Tuesday Evening 22 February 11
The most important aspect of any analysis is recognition of the
trend, something we repeat, frequently. Another important part
is to deal only with present tense analysis, the factual
observations that can be made in order to reach a conclusion.
This was also the gist of yesterday's comments, [See S&P- Deja
Vu All Over Again, click on http://bit.ly/fZsVbE, 3rd and 4th
paragraphs]. You make decisions based on what information is
available, at the time. Changes, if any, can only be made as new
information enters into the picture, [chart]. On Tuesday, we got
more information, and it opens a lot of possibilities.
We will start with the most important point, the trend. The daily
trend remains up, and in yesterday's chart, which is what you see
below, but with Tuesday's final outcome, there is potential support
at the 1300+ area, noted by the heavy line starting at the previous
large sell-off high, the Egypt news, and then support in early
February, along with the lower support channel line. That day's
sell-off was 29 points. Tuesday's sell-off was 32 points, and on
There many observations to be made in this chart. We added
an upward slanting wedge to show the increasing steepness of
the rally assent. This could have been done yesterday, but we
have been "crying wolf" with so many rally caveats, it seemed
too repetitive. Turns out, it would not have been so. The 32
point decline erased 6 days of effort in one fell swoop, and it
decisively broke the wedge pattern. The reason for pointing it
out is the volume. It has been the highest in this recent rally,
along with the widest range bar to the downside. A reference
is often made to selling activity versus supply. Supply is when
the range increases, along with a sharp increase in volume,
[See S&P - Tenuously Working Higher, click on
http://bit.ly/gOFPxt, 4th paragraph].
Are we seeing a potential change in progress? That is a harder
question to answer. As was said after yesterday's pre-Tuesday
activity, the market needs more time, and the same holds true
now. We need to see HOW the market responds to this sharp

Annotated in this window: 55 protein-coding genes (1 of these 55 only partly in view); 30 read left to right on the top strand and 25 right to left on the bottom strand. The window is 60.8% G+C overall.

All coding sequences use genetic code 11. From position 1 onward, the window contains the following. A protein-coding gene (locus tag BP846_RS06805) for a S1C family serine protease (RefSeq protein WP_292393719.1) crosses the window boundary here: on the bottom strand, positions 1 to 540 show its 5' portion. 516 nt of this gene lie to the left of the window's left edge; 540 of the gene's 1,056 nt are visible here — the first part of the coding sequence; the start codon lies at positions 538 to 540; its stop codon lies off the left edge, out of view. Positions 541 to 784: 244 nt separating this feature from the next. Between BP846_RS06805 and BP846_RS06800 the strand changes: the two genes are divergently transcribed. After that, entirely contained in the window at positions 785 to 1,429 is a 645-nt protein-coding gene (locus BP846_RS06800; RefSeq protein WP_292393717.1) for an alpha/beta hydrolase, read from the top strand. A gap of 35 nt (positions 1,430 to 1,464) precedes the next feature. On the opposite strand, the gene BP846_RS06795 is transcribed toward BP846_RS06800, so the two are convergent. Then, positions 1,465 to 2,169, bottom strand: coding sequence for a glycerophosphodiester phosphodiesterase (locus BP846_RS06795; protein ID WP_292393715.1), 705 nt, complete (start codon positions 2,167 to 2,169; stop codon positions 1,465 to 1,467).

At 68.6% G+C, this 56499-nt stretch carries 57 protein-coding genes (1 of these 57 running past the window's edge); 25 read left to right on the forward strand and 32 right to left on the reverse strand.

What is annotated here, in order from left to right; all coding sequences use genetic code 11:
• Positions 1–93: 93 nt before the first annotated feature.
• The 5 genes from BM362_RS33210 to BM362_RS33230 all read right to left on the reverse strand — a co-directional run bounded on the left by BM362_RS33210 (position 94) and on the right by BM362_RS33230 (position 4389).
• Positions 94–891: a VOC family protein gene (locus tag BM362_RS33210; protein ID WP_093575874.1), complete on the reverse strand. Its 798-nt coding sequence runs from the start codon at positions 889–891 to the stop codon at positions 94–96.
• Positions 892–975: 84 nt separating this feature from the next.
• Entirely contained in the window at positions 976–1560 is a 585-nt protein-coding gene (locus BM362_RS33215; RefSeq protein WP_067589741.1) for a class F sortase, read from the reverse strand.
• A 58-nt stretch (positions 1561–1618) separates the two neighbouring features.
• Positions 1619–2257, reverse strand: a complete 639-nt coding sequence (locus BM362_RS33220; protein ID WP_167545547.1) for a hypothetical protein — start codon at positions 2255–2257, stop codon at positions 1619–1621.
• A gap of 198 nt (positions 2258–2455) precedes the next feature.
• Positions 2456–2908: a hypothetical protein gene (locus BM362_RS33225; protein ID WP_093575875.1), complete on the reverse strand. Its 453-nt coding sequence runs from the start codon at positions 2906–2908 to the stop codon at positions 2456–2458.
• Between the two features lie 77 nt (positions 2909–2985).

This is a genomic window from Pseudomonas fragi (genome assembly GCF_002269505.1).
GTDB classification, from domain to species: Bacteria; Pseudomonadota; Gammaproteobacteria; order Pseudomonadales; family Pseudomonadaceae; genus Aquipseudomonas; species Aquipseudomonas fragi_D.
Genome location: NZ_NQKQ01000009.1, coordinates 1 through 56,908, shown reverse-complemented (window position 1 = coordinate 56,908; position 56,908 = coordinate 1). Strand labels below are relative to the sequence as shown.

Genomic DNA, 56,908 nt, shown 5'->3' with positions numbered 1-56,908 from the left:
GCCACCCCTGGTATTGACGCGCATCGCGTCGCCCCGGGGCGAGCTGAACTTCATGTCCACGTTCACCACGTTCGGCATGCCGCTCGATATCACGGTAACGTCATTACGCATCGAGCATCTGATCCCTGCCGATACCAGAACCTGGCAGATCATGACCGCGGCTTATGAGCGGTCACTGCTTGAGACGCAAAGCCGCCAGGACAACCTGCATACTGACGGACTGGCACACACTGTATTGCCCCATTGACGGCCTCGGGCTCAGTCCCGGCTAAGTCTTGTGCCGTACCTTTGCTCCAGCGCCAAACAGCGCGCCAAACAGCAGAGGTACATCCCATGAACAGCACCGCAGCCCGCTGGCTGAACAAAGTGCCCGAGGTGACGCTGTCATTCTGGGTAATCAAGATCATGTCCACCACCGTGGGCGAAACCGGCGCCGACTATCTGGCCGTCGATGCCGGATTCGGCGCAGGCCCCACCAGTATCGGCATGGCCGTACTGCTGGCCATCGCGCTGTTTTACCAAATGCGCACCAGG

sell-off. Back on the news-driven decline of 28 January, the
market responded with a small rally that stemmed the break.
Will that repeat? No one knows, so we have to wait for more
information to develop in the day[s] ahead.
If we are seeing supply enter the market, it will be confirmed by
more downside or a weak rally response with smaller ranges and
decreased volume. Looking back to the Friday, 28 January high
volume break, we know supply did not enter the market based
upon HOW the market responded...two strong rally days that
negated the decline, and then a continued rally to the last high.
If this break is different, then we can expect an accelerated decline.
Initial support is between 1300-1306, previously indicated. There
was a small swing low on 3 February at 1291. If these potential
supports give way, look for the 1260 area, next. This is not putting
the cart before the horse, but a look at levels that will tell us to
watch HOW price reacts to them, when and if approached.
The purpose of showing the wedge formation was to highlight
the steepness of the directional rally, as compared to the larger
channel, which is not as steep. As a rally incline sharpens, it
makes the market more vulnerable to a blow-off top. There is
not such top apparent, in a blow-off sense, and that is the only
caveat we have. Will we yet see new highs, at some point?
Always a possibility, for now, although near term, the market may
be in a defensive mode, at a minimum.
Either way, Missouri's unofficial motto applies, "Show me!"